page 297, Deacon et al. provide the surprising answer that kinesin II uses the dynactin complex, an attachment system that is also used by the minus end–directed motor protein dynein. The results provide the first direct physical evidence that anterograde and retrograde organelle transport are coordinated and identify dynactin as a possible master integrator for both systems.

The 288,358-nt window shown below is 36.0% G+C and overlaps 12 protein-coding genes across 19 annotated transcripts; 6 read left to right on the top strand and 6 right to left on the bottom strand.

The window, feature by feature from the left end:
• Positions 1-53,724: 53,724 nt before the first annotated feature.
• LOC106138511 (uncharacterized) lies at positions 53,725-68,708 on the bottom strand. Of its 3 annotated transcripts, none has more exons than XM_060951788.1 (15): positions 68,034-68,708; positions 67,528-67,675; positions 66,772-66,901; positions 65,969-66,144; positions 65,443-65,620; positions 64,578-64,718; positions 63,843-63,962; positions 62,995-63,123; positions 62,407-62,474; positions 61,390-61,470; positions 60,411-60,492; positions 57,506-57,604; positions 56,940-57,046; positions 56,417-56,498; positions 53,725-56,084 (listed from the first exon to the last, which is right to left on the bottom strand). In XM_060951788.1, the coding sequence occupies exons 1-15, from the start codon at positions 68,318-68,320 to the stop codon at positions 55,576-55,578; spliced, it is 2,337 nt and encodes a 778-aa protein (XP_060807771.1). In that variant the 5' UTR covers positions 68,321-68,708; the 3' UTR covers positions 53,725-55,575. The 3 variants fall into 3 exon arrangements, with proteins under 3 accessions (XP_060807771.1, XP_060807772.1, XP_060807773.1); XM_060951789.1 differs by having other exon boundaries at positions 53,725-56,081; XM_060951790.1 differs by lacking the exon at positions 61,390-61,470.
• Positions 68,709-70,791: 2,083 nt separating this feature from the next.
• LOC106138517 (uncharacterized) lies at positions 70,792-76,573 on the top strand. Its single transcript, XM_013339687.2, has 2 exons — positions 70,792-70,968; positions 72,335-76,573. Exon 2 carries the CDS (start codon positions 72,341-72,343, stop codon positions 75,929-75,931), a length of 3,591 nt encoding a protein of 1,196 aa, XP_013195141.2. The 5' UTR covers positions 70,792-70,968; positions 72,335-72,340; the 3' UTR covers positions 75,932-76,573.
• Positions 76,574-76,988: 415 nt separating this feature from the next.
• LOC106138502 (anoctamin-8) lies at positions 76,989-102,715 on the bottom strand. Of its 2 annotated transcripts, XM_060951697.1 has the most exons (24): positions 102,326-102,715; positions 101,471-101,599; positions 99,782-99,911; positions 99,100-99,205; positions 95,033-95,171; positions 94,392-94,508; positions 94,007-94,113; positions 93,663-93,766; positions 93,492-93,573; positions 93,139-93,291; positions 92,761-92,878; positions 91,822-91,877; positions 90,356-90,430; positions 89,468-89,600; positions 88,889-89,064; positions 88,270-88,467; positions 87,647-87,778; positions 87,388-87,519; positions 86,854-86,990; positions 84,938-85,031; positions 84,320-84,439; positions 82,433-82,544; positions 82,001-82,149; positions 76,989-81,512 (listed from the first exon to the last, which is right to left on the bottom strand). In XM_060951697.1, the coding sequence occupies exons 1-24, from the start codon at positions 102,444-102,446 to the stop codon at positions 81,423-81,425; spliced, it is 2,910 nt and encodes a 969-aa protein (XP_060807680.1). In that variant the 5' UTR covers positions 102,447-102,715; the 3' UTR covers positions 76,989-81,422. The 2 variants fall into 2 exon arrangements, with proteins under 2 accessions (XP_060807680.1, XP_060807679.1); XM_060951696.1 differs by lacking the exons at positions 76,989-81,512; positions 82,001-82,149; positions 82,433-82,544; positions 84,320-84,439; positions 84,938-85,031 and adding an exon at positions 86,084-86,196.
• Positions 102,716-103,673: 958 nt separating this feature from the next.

Using Xenopus melanophores, the authors studied the bidirectional transport of melanosomes, pigment-containing organelles that are loaded with both kinesin II and dynein motors. Biochemical analysis of this system shows that the XKAP subunit of kinesin II interacts with the p150Glued subunit of dynactin. p150Glued cannot bind to both dynein and kinesin II at the same time, suggesting that the two motors compete for attachment to the organelle. This competition might be a novel mechanism ensuring that each melanosome recruits equal amounts of each motor, and differential phosphorylation of these motors could then determine whether anterograde or retrograde movement is dominant. Dynactin could therefore mediate organelle capture while coordinating motor selection, binding, and processivity. ▪